John Wesley was walking on the road with one of his young workers, Sammy, when they passed two ladies who were quarrelling. It was a colourful event! Sammy wanted to quietly move away from this unpleasant scene, but Wesley told him, “Stay, Sammy stay; and learn to preach.” Observing the way people behave helps us preach relevantly. 

 

The best way to get to know our audience is through personal work. There is an alarming neglect of this in the church. Leaders are not visiting the homes of believers and unbelievers as much as they did before. Our activist lifestyles are leaving us with little time for discipling and mentoring. Lay Christians and Christian workers are not being personally cared for. Such caring is time-consuming, and frustrating, and it sometimes results in failure. But we learn so much from our failures as we grapple with why this happened. Did we do something wrong? Did we not understand the problem accurately? What made him disobey God? What made her so lethargic? We learn by thinking seriously about these things. And that influences our ministry of proclamation. 

 

Third, we use our knowledge of the scriptures and of people to apply truth penetratively to our audience. There is exegesis, when we draw teaching from the Bible; and there is application, when we use our knowledge of people to present a relevant message to them. This is a task which calls for serious thinking. We also must find the best ways to communicate the truth. Carefully chosen stories help the truth to penetrate the heart. We usually think of truth travelling from the mind to the heart; from belief to feeling. That is a very good way for it to happen. But sometimes it travels from the heart to the mind. We sense the reality through a story and then believe its truth. Always the truth of the Bible is basic. We desperately want our people to accept and apply biblical truth. But the way people internalise those truths may differ. 

 

Fourth, we ensure that there are no hindrances to the fullness of the Spirit in our lives. Paul said that those who want to be vessels fit for the Master’s use must purify themselves from what is dishonourable by fleeing youthful passions and following after righteousness (2 Tim. 2:20-22). Jay Kesler was a well-known preacher in the USA. I once listened to an interview on how he prepares to preach. He said, that often before he gets out of the car at the parking lot in his church, he apologises to his wife for some wrong thing he had done. He dared not go to preach with the burden of unconfessed sin. Paul said, “I always take pains to have a clear conscience toward both God and man” (Acts 24:16). We are all flawed people. We fail God often. But thank God he forgives us. So when we minister, by walking in the light with God and people, we make sure that we have been purified of all sin by the blood of Christ (1 John 1:7)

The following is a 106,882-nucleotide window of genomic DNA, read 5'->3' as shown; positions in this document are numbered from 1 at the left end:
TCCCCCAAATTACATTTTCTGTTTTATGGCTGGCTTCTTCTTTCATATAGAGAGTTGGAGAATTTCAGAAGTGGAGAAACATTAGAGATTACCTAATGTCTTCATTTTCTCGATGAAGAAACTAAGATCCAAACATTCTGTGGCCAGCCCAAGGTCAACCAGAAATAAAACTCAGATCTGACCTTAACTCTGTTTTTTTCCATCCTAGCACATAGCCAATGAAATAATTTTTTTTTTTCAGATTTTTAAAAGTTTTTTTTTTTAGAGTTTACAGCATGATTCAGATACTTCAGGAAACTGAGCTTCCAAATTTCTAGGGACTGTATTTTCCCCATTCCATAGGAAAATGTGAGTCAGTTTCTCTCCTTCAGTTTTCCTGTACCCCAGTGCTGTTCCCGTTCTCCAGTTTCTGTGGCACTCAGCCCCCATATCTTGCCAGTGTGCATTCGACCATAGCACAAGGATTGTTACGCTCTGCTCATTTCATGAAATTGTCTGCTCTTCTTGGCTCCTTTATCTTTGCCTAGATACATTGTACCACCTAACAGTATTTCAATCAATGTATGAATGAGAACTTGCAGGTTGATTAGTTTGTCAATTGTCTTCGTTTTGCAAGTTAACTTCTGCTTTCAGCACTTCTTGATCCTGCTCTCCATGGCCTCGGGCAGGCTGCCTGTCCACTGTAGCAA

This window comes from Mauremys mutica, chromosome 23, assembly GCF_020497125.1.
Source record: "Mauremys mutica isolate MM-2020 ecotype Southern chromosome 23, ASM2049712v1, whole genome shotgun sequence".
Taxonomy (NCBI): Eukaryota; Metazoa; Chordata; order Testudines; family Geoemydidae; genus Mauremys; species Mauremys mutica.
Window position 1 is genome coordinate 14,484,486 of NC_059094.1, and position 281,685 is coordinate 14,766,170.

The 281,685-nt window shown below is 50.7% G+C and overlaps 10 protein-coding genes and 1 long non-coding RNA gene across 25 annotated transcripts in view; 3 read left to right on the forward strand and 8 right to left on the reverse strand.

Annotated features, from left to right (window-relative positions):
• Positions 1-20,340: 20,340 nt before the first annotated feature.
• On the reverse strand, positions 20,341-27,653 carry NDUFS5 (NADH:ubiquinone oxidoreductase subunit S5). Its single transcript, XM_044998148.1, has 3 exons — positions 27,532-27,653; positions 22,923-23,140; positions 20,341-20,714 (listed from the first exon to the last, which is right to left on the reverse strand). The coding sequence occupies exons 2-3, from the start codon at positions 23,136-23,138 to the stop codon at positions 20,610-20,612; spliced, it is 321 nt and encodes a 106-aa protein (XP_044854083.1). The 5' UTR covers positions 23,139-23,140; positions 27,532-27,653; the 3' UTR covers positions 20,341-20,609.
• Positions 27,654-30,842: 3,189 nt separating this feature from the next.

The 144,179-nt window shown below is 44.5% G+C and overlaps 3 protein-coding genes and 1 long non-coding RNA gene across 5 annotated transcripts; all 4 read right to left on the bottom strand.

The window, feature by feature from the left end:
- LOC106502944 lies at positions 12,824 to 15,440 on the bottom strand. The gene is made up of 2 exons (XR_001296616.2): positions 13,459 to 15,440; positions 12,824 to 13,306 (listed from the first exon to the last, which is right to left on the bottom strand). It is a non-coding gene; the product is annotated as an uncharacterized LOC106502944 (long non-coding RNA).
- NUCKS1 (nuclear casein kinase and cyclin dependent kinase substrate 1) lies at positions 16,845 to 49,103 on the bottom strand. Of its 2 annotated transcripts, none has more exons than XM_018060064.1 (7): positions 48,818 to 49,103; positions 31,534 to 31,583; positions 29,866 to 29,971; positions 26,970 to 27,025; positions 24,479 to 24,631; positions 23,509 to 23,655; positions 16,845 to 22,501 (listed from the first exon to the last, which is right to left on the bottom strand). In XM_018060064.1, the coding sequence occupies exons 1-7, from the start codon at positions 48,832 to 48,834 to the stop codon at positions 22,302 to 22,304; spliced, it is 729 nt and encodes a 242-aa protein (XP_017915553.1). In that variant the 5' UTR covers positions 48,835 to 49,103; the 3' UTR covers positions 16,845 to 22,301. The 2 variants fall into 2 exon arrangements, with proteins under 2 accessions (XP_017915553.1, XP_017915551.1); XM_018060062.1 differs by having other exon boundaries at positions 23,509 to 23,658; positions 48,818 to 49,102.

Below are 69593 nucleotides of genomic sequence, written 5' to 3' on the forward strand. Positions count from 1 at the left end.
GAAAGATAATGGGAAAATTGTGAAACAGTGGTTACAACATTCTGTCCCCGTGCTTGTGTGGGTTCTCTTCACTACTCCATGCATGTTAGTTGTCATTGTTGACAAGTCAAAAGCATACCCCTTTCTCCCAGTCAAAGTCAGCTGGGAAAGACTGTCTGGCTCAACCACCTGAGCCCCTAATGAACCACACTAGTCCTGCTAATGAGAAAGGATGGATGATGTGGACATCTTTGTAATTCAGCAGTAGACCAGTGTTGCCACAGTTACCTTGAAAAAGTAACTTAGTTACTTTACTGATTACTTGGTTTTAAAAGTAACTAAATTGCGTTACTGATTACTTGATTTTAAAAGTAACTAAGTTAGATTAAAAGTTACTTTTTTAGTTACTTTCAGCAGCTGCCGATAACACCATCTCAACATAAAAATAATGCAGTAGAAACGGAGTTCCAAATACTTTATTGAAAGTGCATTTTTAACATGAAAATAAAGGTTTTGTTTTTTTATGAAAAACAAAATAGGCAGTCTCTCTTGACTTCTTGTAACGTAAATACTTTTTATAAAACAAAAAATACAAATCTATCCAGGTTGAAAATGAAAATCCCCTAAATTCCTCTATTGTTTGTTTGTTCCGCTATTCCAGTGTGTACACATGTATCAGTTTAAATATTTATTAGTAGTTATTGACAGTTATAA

Fifth, we make sure that we are in tune with the mind of the Spirit. We want to have something of the anointing of the prophets of the Old Testament who “spoke from God as they were carried along by the Holy Spirit” (2 Pet 1:21). W. E. Sangster talks of unction, which we now generally refer to as anointing. He compares the preacher to a boat and says that unction comes when we turn our sails to catch the wind of the Spirit. In addition to spending time with the Word, the best way to get in tune with God’s mind is to linger in his presence in prayer. When the disciples asked why they could not cast out a demon from a boy, he answered, “This kind cannot be driven out by anything but prayer” (Mark 9:29). 

 

Martyn Lloyd Jones tells of a preacher at a convention in a little town in Wales who had not come to the hall though the congregation was there. They sent a girl to ask him to come. She came back and said, “I did not want to disturb him because he was talking to someone.” The organisers said, “That is not possible because the whole town is here.” They sent her again. And again she came back and said that he was indeed talking to someone. She said he was saying, “I will not go and preach to these people unless you come with me.” They said, “In that case, we will wait!” 

 

The preaching event, the leading of a meeting, and the counselling appointment from preparation to delivery, is steeped in prayer. 

 

Sixth, we go to minister in an attitude of helpless dependence on God. We acknowledge our weakness. Paul said, “…having this ministry by the mercy of God, we do not lose heart” (2 Cor 4:1). Mercy is an even stronger word than grace. It shows that we are utterly helpless people. All through the preparation, the preaching, the counselling and the leading we are pleading with God, “O God, help me! Help me!!” It is said that when the great preacher Charles Spurgeon went up to the pulpit to preach, with every step he took he would say to himself, “I believe in the Holy Spirit.” The Spirit of God can fill empty vessels that yearn for God. May that be your attitude in whatever ministry you do. 

 

I pray that this set of graduates will be part of the force God is raising up in Sri Lanka of wise, biblical, and spirit-filled servants of Christ.